Hazy windshield in your Tesla? It could be off-gassing

Have you noticed a foggy haze covering the windshield of your Tesla, making it difficult to see out at night? This issue was bothering me for weeks until I discovered the source of the haze. Although I was blasting the windshield with the defog HVAC cycle and using a lot of energy, the haze was still not going away. Normal window fogging occurs due to moisture, but this was something else entirely.

Materials that make up the interiors of brand-new cars go through a period of off-gassing, especially when the interiors experience cycles of intense heating and cooling. All that plastic and vegan leather inside your Tesla slowly releases chemicals through gasses when heated, and those gasses rise, accumulate, and build up on the glass surfaces.

I’ve owned other new cars in the past and have experienced off-gassing. However, it appears that Tesla vehicles experience more severe off-gassing than other cars. The culprit is likely the artificial vegan leather seat surfaces. My specific car was delivered in the autumn of 2022, and I only experienced off-gassing haze after the summer of 2023 when the car spent time baking in the intense summer sun. But it’s common to see the effects of off-gassing in all cars during the first two years of ownership.

How to clean windshield and glass from off-gassing

Can you use glass cleaning products to remove off-gassing residue from your windshield? Maybe, it depends on the amount of off-gassing build-up. If you already have glass cleaning products on hand and you can avoid spending money, it doesn’t hurt to try. One thing to note though, is that many household glass cleaners like Windex may contain ammonia in their formula that may damage window tint. Check the label before application. Don’t apply glass cleaner with ammonia to tinted windows.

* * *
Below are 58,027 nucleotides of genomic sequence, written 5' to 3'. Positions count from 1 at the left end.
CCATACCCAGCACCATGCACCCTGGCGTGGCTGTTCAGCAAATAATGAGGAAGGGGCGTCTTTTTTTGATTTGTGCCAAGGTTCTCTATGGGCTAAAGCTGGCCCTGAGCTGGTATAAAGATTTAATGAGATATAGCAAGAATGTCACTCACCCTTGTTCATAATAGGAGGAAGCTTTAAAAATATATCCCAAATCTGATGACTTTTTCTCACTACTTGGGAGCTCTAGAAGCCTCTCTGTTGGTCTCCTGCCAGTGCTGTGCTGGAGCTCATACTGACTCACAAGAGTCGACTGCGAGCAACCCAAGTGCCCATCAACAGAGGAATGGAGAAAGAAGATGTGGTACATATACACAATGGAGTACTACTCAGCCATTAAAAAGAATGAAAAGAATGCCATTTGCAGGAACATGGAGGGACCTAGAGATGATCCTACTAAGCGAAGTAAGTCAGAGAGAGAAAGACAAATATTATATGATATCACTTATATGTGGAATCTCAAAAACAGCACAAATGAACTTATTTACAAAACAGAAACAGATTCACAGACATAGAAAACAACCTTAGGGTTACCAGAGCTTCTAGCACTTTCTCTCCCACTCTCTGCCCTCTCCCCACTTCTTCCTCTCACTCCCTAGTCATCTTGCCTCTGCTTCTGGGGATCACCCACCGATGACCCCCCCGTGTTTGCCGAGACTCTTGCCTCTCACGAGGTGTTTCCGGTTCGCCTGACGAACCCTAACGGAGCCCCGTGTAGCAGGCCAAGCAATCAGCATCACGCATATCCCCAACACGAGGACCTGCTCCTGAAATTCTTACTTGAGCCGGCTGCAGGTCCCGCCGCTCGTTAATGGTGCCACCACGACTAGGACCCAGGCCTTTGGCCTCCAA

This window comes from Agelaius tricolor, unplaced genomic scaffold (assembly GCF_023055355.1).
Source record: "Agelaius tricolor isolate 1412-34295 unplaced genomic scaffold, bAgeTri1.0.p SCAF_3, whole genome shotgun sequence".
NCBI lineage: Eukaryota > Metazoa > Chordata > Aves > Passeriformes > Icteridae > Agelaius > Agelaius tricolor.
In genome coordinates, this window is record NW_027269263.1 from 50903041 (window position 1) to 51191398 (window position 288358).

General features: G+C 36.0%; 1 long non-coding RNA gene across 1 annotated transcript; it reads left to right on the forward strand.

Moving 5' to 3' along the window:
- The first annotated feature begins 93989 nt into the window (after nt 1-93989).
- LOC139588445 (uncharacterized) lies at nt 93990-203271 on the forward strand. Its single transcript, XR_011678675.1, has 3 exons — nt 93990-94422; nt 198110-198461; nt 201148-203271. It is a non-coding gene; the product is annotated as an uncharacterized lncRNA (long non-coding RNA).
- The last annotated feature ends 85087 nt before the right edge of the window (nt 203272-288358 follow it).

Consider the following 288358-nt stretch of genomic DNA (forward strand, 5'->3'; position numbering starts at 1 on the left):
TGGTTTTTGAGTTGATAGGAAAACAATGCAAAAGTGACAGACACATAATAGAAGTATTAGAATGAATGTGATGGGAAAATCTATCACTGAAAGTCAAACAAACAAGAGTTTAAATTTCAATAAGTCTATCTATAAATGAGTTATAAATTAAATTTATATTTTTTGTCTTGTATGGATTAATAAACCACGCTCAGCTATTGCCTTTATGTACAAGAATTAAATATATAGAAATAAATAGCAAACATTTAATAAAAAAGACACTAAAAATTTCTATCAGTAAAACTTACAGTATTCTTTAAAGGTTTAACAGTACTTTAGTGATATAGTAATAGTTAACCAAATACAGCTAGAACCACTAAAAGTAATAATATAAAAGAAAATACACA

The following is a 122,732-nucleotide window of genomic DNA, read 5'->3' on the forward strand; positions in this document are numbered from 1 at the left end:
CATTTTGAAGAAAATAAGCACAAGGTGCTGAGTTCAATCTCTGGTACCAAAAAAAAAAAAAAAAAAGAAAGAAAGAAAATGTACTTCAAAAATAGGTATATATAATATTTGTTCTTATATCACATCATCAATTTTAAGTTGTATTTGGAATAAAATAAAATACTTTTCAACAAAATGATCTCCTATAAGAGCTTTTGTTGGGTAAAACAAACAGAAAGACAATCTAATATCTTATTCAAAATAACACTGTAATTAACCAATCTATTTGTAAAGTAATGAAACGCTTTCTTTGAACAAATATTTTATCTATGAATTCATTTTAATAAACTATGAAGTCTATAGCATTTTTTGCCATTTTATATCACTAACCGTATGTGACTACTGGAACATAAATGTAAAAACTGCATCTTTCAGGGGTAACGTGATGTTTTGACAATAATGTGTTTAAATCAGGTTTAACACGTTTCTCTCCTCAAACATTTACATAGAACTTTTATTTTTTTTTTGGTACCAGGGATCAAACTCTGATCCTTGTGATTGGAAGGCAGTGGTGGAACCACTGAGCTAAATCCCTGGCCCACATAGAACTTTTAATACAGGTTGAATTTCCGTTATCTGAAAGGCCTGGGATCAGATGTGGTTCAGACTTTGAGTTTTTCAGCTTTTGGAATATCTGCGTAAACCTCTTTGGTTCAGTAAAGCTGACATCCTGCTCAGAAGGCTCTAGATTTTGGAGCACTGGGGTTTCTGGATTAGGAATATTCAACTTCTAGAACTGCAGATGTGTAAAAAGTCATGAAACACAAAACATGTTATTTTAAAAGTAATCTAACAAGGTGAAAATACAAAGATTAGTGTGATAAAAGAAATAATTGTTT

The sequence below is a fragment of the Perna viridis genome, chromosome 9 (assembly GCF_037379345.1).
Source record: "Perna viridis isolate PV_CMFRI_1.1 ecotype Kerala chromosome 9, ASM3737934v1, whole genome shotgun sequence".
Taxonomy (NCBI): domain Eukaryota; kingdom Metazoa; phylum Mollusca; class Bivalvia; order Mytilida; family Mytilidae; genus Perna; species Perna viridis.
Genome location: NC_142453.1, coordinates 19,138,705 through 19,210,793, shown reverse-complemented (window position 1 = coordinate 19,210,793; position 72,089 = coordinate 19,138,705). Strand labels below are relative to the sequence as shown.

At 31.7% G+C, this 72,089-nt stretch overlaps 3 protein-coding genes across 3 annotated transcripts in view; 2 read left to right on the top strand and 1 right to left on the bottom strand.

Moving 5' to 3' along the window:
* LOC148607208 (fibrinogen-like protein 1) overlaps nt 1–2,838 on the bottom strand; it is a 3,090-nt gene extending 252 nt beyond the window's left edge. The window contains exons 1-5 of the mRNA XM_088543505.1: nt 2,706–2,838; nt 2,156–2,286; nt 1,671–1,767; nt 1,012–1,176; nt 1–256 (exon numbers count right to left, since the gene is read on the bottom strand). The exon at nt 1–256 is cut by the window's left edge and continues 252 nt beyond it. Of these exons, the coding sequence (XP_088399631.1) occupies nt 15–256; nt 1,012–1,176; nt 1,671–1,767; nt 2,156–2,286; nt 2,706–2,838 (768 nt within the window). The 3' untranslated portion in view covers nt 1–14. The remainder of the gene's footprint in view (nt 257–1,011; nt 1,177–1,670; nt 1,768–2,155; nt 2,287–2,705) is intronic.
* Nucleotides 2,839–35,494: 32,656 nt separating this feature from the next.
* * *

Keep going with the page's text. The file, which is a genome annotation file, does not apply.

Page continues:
With heavier off-gassing haze like in my case, a more potent solution was required. Glass cleaner and paper towel would just simply smear the residue across the windshield and leave visible streaks. An auto detailer friend of mine recommended using a combination of an auto glaze product in combination with a waterless carwash solution.

Products I used

Steps

  1. You will want to apply a generous amount of the glaze product onto an applicator. I used a sponge, but the sponge absorbs too much of the product. A purpose-built applicator will work much better.
  2. Begin to rub the product into the glass using light to moderate pressure. Glass is hard and it will not scratch. Circular or line motions are fine, but beware of getting the product onto the headliner.
  3. Leave the product to sit on the surface of the glass for about five minutes. It will turn even more hazy than your off-gas covered windshield, but that is how the product works.
  4. Adam’s Waterless wash solution comes with a spray bottle attachment when purchasing the smaller containers. Generously spray your microfibre washcloth with the waterless carwash solution. You’ll want to do this while outside of the vehicle to prevent spraying the interior of the car.
  5. Use the cloth and waterless carwash solution to wipe away and clean your windshield. If you fold your cloth into quarters, you will have several clean sides. It may take several passes and multiple sprays to clean all of the residue from the off-gassing and glaze product.
  6. Be sure to leave some amount of microfiber cloth dry. A dry cloth will help remove streaks from the last wiping pass of the glass.
  7. Once done, go for a nighttime drive to appreciate the results of your work!

Here are my before and after results. You can use this method on all interior windows.

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